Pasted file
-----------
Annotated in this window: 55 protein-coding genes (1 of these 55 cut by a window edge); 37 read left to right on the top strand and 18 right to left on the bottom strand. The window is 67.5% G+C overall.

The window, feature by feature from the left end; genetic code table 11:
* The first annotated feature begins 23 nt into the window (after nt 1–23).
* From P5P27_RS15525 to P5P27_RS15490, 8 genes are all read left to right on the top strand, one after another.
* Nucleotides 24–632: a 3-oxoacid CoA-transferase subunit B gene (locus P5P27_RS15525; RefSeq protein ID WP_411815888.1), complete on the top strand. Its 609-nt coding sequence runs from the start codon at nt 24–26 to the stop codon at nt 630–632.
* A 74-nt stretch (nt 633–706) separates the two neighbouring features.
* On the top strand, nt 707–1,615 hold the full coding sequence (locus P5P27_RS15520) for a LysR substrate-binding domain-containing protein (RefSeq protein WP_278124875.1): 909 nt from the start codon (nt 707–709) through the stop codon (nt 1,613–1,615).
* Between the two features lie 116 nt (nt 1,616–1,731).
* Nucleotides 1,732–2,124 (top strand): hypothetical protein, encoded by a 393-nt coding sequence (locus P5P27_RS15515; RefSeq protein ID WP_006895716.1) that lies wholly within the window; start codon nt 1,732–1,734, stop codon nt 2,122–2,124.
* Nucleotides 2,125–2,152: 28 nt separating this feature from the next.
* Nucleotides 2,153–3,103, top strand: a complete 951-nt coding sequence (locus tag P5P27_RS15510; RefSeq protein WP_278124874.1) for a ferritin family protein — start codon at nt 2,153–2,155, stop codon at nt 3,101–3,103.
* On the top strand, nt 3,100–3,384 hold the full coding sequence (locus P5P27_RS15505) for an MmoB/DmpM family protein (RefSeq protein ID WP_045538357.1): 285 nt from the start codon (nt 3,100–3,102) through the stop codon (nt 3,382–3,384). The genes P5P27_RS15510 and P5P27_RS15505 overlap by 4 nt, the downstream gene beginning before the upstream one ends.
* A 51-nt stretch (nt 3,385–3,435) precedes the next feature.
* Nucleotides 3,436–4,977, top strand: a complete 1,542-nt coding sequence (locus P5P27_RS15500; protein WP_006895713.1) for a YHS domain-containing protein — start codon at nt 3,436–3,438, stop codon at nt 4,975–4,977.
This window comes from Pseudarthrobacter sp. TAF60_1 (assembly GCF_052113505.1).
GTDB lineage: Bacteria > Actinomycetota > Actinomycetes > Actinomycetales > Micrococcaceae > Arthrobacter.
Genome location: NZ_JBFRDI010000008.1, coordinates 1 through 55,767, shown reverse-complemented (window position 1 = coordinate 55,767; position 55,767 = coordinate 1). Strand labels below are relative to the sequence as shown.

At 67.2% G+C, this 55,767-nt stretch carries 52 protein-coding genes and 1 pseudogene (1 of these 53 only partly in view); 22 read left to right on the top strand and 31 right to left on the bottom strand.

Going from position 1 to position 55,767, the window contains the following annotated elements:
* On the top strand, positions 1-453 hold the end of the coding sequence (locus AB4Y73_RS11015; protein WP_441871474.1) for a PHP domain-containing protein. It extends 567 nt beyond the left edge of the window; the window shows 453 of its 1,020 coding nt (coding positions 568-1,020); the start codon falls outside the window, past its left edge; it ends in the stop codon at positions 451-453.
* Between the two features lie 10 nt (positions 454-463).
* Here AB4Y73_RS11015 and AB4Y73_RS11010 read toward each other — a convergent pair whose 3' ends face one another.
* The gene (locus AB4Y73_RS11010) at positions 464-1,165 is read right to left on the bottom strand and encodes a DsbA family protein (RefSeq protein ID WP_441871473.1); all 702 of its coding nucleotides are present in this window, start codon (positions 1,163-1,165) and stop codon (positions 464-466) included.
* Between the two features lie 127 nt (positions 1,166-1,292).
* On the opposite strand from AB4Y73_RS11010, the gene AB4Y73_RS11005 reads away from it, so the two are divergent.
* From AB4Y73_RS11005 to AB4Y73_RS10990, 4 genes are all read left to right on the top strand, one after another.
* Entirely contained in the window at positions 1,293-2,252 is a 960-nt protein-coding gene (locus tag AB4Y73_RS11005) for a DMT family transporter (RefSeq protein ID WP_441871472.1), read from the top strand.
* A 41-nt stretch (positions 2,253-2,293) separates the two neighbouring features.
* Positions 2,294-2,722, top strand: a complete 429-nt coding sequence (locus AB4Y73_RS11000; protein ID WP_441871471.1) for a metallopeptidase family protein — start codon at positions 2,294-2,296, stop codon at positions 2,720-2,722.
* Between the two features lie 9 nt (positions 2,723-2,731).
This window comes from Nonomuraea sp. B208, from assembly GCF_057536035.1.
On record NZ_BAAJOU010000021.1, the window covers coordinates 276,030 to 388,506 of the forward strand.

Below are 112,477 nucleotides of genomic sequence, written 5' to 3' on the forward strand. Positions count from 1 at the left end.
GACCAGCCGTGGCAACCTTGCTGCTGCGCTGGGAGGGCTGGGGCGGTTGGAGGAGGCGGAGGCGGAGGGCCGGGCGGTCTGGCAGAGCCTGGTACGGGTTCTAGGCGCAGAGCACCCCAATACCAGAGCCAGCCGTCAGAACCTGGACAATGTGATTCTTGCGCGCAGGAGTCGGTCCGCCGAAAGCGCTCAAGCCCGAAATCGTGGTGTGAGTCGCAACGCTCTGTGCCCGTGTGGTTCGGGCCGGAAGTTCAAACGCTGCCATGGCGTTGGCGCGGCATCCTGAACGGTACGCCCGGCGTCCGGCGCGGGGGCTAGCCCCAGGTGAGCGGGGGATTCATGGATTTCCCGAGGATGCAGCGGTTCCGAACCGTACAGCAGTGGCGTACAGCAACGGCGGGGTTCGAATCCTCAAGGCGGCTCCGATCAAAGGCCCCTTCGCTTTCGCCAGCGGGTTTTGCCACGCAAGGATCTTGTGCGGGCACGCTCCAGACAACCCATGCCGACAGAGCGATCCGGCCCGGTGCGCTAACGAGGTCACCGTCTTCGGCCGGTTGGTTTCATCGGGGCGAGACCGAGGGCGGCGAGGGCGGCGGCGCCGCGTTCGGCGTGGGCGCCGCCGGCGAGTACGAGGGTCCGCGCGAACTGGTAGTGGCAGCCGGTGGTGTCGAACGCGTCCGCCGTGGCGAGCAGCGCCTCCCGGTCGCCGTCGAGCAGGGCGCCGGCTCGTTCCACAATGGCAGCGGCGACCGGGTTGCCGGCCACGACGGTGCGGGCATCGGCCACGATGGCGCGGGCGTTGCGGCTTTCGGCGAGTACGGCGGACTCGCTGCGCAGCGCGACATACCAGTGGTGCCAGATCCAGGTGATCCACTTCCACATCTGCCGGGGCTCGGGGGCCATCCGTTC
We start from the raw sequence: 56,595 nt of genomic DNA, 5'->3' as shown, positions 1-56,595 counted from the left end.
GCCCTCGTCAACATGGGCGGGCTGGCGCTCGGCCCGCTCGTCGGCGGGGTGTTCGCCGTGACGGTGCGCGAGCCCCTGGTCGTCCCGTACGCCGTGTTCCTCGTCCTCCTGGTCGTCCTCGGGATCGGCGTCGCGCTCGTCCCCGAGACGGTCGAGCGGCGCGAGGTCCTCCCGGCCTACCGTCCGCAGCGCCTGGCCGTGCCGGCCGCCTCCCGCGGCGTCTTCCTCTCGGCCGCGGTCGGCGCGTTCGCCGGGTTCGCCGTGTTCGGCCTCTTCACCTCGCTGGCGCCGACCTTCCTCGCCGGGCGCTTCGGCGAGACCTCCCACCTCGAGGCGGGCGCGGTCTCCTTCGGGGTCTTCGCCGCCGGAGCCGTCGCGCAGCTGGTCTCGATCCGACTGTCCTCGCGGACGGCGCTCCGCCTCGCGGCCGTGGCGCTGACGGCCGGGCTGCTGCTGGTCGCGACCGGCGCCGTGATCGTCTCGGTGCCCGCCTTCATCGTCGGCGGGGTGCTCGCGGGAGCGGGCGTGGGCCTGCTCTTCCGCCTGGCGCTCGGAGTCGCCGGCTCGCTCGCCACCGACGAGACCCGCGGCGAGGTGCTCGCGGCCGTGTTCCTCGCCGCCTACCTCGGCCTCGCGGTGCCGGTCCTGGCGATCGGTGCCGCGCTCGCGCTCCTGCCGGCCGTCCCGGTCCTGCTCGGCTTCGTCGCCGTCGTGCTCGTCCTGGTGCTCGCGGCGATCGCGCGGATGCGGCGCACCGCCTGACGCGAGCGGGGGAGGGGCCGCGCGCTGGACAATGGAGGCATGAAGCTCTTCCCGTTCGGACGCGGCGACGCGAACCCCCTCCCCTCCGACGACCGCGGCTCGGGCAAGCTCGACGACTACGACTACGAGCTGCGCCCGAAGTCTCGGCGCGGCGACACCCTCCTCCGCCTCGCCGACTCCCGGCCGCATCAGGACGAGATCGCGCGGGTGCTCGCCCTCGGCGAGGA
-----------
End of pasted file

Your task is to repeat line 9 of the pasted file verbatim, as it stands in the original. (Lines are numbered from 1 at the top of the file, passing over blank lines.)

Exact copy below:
* Nucleotides 1,732–2,124 (top strand): hypothetical protein, encoded by a 393-nt coding sequence (locus P5P27_RS15515; RefSeq protein ID WP_006895716.1) that lies wholly within the window; start codon nt 1,732–1,734, stop codon nt 2,122–2,124.